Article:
I love fjords! And I have been fortunate to see some in Alaska and Norway, and now have an opportunity to see the largest one in Quebec, the Saguenay Fjord. It’s one of only 38 of the 2,130 fjords around the world that is at least 60 miles long. Most of the fjord is protected as part of the National Parc National du Fjord-du-Saguenay.
This awesome place was formed during the fourth and last ice age, which ended about 10,000 years ago. The sheer weight of ice sheets covering the region sculpted the land and chiseled a U shaped valley.
Hector and I opted for a six-hour boat tour out of Tadoussac, a beautiful village located at the mouth of the Saguenay Fjord and the St. Lawrence Estuary. Tadoussac is a member of the Association of the Most Beautiful Villages of Quebec and is one of two representatives of Canada in the Most Beautiful Bays in the World Club (there are 100).
The Most Beautiful Bays in the World are selected not just for their natural beauty but also for their commitment to respecting the way of life and traditions of those that inhabit the area, their commitment to sustainability and to protecting their habitat, and their potential for economic development.
Tadoussac is also the gateway to the Côte-Nord and is located at the heart of the Saguenay-St. Lawrence Marine Park. The Saguenay-St. Lawrence Marine Park was created to protect the environment, wildlife, and natural resources that are a part of the Saguenay Fjord and the St. Lawrence River Estuary.
We boarded our tour boat in Tadoussac in the morning of a day whose weather was predicted to be sunny and windy. Of course, that morning the weather was cloudy and calm but just fine for a boat outing.
The confluence of the Saguenay and the St. Lawrence creates a very nutrient rich environment which attracts a large variety of marine mammals. One of the areas that we sailed through is known for attracting Beluga Whales. This is the southernmost point in the world where Beluga Whales congregate, as they are typically only found in the Arctic and Subarcttic zones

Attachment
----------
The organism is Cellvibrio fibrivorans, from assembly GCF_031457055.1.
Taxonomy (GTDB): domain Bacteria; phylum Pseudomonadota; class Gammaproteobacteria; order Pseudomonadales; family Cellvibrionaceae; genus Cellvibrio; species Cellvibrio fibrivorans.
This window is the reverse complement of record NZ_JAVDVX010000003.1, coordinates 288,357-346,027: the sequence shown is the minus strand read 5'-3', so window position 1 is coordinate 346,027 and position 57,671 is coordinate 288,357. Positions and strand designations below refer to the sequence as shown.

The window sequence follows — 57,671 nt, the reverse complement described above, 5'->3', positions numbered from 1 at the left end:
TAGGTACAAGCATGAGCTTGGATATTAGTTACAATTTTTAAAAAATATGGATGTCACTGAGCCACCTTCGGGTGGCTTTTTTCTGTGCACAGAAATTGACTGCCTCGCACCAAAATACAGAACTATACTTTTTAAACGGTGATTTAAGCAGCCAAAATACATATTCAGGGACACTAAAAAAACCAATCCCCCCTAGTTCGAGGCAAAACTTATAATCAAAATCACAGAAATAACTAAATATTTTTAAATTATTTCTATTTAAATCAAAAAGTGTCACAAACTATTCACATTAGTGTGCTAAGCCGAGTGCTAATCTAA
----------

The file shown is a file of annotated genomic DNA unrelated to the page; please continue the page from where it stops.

So we were extremely fortunate to see quite a few “little” belugas swimming around in the fjord. At 13-16 feet long and 1,300-1,500 pounds they’re not really little, but they are in comparison to some of the other whales in the area.
Since the Belugas are a threatened species, boats are not allowed to get closer than 400 yards from them. This meant we saw only the top of their bright white heads and backs as they swam along the water.
But it was still a thrill to see them.
These adorable white whales are a threatened species as their population was decimated by commercial whaling. Although whaling has been banned in most countries, their recovery has been slowed by pollution, disturbance by humans, habitat degradation and occasional entanglement in fishing gear.
Cruising through the fjord, we learned some amazing facts about its size and depth. It’s 65 miles long and its width varies between just over ½ and 2½ miles wide. The Saguenay Fjord has an average depth of 690 feet, with the deepest point at 890 feet.
There is a statue called Notre Dame du Saguenay perched high at the top of one of the cliffs. The statue, sculpted in 1881, is 30 feet high and commemorates the survival of a traveling salesman who fell into the frozen waters of Lac St Jean, prayed to the Virgin Mary to save him and washed up miraculously on ice.
The cliffs along the fjord have an average height of 490 feet, with the highest one at 1,150 feet. The fjord is at once a sea and a river, as cold salt water from the St. Lawrence estuary runs under warmer fresh water from its tributaries and Lake St. Jean.
Just a stunning place. As we continued on our cruise, we made a stop at L’Anse St. Jean, located in a beautiful valley on the shores of a natural bay. After visiting a couple of shops which had very high quality local art, we decided to stop, have a leisurely lunch and enjoy the view. A little café by the dock served food typical of the Brittany area of France – simple crepes with delicious fillings – fabulous.